When I am in my ship, I see
The other ships go sailing by.
A sailor leans and calls to me
As his ship goes sailing by.
Across the sea he leans to me,
Above the winds I hear him cry:
“Is this the way to Round-the-World?”
He calls as he goes by.
A. A. Milne
It could have been the way to “Round-the-World”, or the way to Topeka, for all we could see in the thick fog as we cast off Ganymede’s dock lines and gently sculled out of the marina to avoid waking the neighbors with the sound of the engine. All that could be seen as we motored out of Narragansett Bay and past Castle Hill was the occasional dark cliff looming out of the water on the portside and a buoy or two, clanging mournfully in the swell off of Brenton Reef. The fog continued as we made sail, and prevailed until we had just passed the little island to the north of Cuttyhunk called Penikese, a half-mile to Starboard but still unseen.
The fog lifted briefly while the wind went a little more west of south, then socked in hard while Ganymede swept up Buzzard’s Bay, bringing sail in gradually until we were down to double-reefed main and stay’sl. It wasn’t cold, though, and Damaris even got a little sunburn, since the fog was not thick overhead, just side-to-side.
We debated trying to make it through the Cape Cod Canal that evening, but decided against, and good thing too, since the wind went to the North as soon as we had anchored in the lee of Piney Point, and it was no longer a lee. There wasn’t much fetch, though, and it was most pleasant to be on the hook again, and in a new place, and cruising. It’s been a whole year since we arrived in Newport, which is a terrible long time to be anywhere, even a favorite place like that. We had to wait until afternoon for a fair tide for the canal, so while the girls did very thorough lessons I sorted out some rigging odds and ends.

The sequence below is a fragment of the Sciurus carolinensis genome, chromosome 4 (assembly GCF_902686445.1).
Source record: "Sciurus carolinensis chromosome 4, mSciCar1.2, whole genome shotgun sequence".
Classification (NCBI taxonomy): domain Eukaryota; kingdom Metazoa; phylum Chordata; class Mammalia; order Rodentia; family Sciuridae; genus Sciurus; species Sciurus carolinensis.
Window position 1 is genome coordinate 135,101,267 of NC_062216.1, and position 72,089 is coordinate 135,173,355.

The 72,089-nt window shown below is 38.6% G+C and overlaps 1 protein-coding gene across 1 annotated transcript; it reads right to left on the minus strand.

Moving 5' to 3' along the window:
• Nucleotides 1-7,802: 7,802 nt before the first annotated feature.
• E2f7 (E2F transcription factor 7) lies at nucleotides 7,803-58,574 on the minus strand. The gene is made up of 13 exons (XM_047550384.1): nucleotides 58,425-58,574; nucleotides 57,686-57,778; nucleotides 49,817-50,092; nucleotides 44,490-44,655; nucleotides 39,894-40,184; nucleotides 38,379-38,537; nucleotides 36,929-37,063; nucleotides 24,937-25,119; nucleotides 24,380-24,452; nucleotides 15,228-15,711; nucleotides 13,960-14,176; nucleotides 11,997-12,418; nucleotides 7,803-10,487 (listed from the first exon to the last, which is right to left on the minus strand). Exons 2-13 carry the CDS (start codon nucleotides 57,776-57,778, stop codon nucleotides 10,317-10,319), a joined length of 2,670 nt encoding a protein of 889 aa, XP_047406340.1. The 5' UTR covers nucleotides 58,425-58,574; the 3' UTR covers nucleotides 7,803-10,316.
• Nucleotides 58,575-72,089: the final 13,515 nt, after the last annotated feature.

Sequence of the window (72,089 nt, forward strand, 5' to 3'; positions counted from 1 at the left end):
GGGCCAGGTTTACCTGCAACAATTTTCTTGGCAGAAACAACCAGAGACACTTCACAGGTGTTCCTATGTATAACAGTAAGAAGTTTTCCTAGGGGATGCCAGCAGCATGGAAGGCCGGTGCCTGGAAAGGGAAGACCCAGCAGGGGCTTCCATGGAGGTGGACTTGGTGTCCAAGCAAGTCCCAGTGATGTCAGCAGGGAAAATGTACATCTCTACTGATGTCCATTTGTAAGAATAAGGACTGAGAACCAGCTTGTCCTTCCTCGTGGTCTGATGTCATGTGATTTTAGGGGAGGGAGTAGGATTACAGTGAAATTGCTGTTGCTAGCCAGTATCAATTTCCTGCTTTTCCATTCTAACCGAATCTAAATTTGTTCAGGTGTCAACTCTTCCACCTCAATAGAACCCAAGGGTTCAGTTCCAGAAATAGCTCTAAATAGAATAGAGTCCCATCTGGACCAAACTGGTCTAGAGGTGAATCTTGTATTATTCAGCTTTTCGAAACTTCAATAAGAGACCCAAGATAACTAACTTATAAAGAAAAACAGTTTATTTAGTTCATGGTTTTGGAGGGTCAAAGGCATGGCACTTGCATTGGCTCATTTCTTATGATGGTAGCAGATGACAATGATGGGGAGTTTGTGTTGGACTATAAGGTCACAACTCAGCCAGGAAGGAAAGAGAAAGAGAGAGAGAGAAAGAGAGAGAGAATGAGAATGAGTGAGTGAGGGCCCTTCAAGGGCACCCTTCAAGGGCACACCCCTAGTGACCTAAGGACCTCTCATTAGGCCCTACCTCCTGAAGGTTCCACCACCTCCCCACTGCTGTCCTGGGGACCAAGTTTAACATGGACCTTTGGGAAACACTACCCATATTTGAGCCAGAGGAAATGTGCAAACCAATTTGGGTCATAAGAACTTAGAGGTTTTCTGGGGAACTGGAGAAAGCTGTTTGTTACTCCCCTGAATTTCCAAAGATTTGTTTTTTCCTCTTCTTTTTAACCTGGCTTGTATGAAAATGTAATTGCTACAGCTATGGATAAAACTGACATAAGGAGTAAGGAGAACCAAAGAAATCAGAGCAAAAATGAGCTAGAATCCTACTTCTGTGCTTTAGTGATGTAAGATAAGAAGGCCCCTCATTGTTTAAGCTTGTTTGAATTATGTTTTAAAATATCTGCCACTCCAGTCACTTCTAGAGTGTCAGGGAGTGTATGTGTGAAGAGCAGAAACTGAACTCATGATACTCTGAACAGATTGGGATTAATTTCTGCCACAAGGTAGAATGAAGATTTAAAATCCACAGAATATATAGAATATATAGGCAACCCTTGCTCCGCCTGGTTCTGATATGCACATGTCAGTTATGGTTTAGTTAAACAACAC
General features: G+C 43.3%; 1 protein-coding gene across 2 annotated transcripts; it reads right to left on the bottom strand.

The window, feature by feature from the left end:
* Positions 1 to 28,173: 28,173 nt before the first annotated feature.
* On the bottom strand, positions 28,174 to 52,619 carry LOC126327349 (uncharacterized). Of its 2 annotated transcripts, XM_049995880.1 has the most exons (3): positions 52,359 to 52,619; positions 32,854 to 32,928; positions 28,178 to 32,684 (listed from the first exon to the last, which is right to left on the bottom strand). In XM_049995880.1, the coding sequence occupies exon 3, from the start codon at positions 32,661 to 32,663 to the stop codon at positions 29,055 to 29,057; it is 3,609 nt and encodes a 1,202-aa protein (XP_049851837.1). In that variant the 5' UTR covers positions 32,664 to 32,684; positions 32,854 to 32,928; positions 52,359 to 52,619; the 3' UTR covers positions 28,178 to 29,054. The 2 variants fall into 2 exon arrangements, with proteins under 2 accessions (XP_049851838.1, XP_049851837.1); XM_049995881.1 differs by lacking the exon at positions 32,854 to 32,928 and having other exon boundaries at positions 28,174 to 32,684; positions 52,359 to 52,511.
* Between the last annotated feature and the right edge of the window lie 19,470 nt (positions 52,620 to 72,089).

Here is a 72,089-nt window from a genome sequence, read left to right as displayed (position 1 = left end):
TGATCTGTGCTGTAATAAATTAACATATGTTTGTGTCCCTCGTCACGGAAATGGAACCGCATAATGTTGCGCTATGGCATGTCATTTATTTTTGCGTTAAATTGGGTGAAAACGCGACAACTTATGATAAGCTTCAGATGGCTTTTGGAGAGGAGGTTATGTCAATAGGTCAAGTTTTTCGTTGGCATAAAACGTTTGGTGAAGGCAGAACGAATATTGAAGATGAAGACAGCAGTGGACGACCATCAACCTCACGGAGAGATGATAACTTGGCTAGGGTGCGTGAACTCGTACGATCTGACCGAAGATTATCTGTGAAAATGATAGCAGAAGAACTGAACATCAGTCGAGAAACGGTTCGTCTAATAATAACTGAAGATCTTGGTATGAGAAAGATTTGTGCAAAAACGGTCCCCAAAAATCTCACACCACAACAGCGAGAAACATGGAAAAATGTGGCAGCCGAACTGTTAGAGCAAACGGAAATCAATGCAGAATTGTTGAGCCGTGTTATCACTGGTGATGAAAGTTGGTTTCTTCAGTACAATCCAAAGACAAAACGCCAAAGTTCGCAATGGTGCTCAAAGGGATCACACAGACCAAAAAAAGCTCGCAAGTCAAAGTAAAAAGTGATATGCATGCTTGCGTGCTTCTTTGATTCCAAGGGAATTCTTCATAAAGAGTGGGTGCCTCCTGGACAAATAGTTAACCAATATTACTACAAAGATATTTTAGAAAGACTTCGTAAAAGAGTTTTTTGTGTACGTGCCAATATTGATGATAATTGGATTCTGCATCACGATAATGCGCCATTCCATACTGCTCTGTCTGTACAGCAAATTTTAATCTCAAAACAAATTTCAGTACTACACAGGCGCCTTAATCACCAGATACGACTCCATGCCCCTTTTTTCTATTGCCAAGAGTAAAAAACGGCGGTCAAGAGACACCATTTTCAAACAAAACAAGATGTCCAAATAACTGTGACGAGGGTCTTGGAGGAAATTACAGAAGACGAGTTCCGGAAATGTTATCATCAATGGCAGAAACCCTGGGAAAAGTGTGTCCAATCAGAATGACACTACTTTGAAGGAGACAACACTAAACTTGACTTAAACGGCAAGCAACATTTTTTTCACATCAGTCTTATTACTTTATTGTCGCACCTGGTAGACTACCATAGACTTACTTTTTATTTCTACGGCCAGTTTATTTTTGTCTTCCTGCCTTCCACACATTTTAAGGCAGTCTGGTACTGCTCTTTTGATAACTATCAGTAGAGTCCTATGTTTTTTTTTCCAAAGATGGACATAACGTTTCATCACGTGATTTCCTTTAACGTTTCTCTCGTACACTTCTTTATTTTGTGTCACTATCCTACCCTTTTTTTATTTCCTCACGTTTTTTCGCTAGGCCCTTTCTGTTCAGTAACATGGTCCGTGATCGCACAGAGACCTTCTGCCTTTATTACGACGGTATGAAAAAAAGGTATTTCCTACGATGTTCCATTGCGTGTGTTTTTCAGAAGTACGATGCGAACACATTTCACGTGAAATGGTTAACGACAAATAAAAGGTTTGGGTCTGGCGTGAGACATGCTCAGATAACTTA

After lunch we sailed to the canal, only to have to anchor and wait for overhead cable work until 3:30. So it was pretty late when we finally popped out into the turbulence of the other end, and twenty miles still to go to Provincetown. Of course there’s nowhere to anchor in between, so we motorsailed at a good clip (Ganymede does splendidly close-hauled with the engine at low RPM; helps her point and goes lots faster than with just engine or sails).
New England is known for fog, and as we approached Provincetown in the dark it did not disappoint. After carefully avoiding several big fishing boats anchored with only tiny or no lights at all, we anchored in the northern bight, which made a good lee from the East wind that had brought us in. It did not make a lee at all, though, from the SW wind and seas that came up after midnight, and shortly thereafter we got up the hook at the expense of several skinned knuckles and probed slowly past the seaward side of the breakwall and into what turned out to be a group moored boats. The water being mostly flat there, we joined them and went to bed again.
In the morning the wind was blowing 25-30, and we knew why the pilgrims didn’t stay around long: there’s no shelter from it, and the long shallow area to windward lets some nasty chop develop. Still, anchor’s holding, and if we can’t lauch the dinghy and go ashore, there’s plenty of tidying to do aboard, and lessons, and books to read. It doesn’t matter really, whether we get off the boat today or not till Sunday. We’re in a new port, we had some splendid sailing, and if our cruise begins under slightly adverse conditions, we can look forward to any improvement with joy.